This large, beautiful, softneck, artichoke variety was discovered on the Colville Native American Reservation in Inchelium, Washington. Its initial origin is unknown. It has a thick wrapper, and 9–20 cloves with light purple blotches. Its flavor has been described as spicy or robust, but not overwhelming. Many garlic aficionados put it in the 'medium' category for pungency and true garlic flavor. Inchelium Red may take a little longer to cure due to its large size. Properly cured bulbs typically store until spring, and flavor often intensifies during storage.
Metechi (offered as a single bulb)
This marbled purple stripe, hardneck variety has strong, spicy flavor that can be fiery and bold when raw, but mellows after cooking. The attractive bulbs are white with purple striping on the inner layers and have thick easy to peel brown wrappers. 5–7 large cloves per bulb. Metechi matures a little later than other varieties and, when properly cured, stores until spring.
Virus-free and Nematode-free Garlic Varieties
Garlic is easy to grow but like other members of the onion family, it can be affected by a variety of pest problems. Two of the most serious problems, viruses and nematodes, are hard to detect because they can’t be seen.
Seed garlic bulbs sold for planting are often infected with virus diseases. While garlic plants are growing, you may not notice any symptoms that the garlic is infected; however, the size of the harvested bulbs will be reduced. Virus-free bulbs are typically 40–50% heavier in weight than infected garlic with a diameter that can be up to twice as large.
Nematodes are microscopic worms that can seriously damage or destroy your garlic crop. Many gardeners are not familiar with nematodes but they can be a serious problem on a variety of plants. Stem and bulb nematode (Ditylenchus dipsaci) affects root crops such as garlic and onions. It survives in infested bulbs and wrappers which is how nematodes are introduced into the garden.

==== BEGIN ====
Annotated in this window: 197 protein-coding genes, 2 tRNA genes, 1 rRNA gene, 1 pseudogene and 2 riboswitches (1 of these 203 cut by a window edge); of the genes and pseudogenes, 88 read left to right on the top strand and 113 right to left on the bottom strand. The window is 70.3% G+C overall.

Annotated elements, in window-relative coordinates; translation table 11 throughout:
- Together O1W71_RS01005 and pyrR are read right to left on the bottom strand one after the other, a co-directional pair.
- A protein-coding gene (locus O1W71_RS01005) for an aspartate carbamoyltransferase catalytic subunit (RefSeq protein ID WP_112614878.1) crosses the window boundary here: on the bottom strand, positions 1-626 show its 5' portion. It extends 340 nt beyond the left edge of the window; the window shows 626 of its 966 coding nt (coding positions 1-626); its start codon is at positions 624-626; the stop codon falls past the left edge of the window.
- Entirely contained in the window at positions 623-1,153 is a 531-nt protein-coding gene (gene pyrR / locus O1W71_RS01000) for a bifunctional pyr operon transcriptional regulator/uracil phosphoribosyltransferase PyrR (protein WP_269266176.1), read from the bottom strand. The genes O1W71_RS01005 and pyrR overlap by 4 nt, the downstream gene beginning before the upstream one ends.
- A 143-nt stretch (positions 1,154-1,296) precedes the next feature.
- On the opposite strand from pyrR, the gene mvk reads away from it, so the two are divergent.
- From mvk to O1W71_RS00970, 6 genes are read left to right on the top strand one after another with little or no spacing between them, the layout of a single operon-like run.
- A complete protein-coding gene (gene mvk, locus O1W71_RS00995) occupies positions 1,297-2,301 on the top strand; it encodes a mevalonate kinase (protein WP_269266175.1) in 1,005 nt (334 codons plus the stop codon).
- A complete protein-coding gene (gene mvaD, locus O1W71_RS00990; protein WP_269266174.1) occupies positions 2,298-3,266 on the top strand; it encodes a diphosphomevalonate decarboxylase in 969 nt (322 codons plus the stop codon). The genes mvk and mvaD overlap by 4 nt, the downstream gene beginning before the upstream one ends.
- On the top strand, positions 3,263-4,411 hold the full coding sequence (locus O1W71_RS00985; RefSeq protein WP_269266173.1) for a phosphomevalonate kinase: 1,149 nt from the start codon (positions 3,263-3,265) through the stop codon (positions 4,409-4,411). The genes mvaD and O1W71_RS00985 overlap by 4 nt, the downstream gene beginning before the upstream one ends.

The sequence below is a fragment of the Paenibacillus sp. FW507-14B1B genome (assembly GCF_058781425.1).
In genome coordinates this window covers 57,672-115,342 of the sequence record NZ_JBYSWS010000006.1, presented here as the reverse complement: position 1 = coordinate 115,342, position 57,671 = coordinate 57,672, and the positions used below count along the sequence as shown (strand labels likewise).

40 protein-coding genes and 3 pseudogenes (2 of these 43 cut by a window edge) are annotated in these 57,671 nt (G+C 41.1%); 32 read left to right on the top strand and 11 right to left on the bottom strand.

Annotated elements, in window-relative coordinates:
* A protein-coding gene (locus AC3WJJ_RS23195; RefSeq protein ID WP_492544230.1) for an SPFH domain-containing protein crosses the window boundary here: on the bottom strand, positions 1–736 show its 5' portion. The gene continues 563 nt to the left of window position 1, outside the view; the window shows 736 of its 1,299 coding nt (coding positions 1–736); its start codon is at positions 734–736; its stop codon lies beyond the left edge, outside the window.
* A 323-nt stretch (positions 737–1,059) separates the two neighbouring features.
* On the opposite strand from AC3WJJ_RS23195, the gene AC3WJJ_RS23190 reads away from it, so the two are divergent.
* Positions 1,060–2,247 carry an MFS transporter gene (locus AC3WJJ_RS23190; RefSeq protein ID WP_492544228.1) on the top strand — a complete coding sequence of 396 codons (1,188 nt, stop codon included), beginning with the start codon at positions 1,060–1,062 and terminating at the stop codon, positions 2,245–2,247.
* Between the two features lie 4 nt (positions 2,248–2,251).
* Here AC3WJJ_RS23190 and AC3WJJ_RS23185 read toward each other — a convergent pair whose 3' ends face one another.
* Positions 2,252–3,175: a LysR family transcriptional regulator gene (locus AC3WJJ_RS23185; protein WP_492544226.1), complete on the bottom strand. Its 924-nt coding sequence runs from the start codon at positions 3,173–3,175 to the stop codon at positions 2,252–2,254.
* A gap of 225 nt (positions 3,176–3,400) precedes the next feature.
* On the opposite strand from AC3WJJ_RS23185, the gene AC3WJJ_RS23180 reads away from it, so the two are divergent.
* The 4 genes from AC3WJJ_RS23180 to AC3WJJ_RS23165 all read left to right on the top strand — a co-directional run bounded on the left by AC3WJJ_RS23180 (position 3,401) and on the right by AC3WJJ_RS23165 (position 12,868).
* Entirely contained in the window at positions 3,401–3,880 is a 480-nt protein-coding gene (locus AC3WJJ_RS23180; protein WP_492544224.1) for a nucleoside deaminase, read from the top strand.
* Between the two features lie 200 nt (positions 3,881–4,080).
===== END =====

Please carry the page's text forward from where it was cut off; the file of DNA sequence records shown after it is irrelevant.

Our bulbs have been screened before our grower plants them, and bulbs are checked every year assuring you of virus- and nematode-free bulbs for planting. In addition, the fields are inspected during the growing season by the Department of Agriculture for white rot fungus (Sclerotium cepivorum), another serious disease problem of the onion family. No white rot was detected in the 2014 crop.
We offer four different varieties of virus-free and nematode-free garlic for your gardening success and culinary enjoyment.
Deerfield Purple (offered as a single bulb)
Purple stripe hardneck with a dark purple color to the bulb and dark brown clove wrapper. Mild to medium flavor that finishes with spicy notes. About 7-10 cloves per bulb. Originally from Vietnam.
Duganski (offered as a single bulb)
Purple stripe hardneck with a light purple blush to the bulb and light brown clove wrapper. Duganski has a medium to hot flavor with a mellow aftertaste. About 7-12 cloves per bulb. Originally from Uzbekistan.
Mount Hood (offered as a single bulb) Hardneck porcelain variety. Beautiful plants produce very large, bright white bulbs with thick, tight wrappers. Averages 7–9 large, fat cloves per bulb. Flavor tends to be hot and pungent. Classic, beautiful bulbs that store well.
Music (offered as single bulb) Hardneck, porcelain variety. It has white wrappers and pinkish skins. Bulbs average 4-7 large, easy-to-peel cloves. Garlic lovers will enjoy its great flavor and medium pungency. Typically stores until spring when properly cured and kept in cool, dry conditions.